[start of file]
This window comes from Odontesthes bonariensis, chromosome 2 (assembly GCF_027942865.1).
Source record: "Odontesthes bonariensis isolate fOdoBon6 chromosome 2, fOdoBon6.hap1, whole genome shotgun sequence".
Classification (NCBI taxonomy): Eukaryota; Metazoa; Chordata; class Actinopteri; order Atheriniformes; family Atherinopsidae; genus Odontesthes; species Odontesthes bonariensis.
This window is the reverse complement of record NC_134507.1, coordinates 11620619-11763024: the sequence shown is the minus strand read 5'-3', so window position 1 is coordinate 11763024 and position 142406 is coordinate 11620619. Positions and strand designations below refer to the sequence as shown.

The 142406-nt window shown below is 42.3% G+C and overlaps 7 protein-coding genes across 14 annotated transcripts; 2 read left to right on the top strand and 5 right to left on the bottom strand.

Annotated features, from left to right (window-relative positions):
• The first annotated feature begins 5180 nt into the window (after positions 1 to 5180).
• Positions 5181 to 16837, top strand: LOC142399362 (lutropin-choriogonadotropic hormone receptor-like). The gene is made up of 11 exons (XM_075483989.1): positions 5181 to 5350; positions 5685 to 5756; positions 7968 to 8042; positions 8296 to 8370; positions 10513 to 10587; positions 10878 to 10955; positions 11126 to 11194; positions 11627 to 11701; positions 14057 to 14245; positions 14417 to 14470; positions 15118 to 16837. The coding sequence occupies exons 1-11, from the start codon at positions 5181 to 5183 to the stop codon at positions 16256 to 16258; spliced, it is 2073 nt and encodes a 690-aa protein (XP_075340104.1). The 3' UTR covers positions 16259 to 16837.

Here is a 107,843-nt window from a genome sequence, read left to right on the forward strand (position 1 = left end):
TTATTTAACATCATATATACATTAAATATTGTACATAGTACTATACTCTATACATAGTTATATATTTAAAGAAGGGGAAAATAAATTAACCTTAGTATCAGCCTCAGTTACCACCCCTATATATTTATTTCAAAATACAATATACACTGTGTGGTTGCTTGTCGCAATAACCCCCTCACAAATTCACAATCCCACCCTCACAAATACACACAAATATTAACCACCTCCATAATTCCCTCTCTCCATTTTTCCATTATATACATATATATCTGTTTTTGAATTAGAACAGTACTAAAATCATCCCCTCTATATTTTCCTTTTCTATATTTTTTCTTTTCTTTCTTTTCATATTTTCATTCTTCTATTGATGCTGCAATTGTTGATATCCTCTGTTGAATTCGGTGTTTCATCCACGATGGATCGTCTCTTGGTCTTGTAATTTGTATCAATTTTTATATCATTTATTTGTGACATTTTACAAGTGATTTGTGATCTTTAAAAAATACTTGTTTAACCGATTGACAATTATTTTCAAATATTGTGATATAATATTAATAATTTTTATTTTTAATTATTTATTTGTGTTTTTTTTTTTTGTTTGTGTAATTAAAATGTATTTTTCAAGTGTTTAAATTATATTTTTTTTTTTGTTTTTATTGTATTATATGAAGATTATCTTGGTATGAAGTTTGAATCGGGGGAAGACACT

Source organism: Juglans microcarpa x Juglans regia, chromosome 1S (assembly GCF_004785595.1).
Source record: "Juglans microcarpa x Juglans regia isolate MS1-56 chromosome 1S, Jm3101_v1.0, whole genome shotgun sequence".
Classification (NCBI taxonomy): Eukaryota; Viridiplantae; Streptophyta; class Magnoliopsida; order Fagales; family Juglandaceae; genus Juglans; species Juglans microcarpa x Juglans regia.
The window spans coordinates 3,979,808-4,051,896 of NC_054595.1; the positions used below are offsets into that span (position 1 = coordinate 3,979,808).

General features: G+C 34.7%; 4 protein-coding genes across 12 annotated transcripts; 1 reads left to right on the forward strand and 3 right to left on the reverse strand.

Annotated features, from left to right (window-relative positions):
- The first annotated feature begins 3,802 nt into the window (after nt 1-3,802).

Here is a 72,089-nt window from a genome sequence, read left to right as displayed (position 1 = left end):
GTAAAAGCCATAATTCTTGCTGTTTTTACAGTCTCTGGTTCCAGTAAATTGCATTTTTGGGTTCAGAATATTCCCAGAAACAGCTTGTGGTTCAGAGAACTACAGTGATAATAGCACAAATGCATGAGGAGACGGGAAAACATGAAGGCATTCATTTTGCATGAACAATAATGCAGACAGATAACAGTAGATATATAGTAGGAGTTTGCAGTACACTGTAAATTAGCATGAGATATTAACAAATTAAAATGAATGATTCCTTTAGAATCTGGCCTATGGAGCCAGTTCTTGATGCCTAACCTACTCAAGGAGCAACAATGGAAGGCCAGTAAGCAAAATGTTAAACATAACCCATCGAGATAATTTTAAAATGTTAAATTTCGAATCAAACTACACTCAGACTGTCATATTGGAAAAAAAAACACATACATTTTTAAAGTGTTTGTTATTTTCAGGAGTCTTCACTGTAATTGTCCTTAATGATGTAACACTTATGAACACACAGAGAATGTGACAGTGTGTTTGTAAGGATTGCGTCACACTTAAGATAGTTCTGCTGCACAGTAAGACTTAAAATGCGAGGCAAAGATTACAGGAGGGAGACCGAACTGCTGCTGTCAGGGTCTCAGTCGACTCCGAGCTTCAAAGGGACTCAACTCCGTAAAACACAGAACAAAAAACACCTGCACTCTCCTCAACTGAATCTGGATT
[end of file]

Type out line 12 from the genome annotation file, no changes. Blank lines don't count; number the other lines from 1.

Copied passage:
Source record: "Juglans microcarpa x Juglans regia isolate MS1-56 chromosome 1S, Jm3101_v1.0, whole genome shotgun sequence".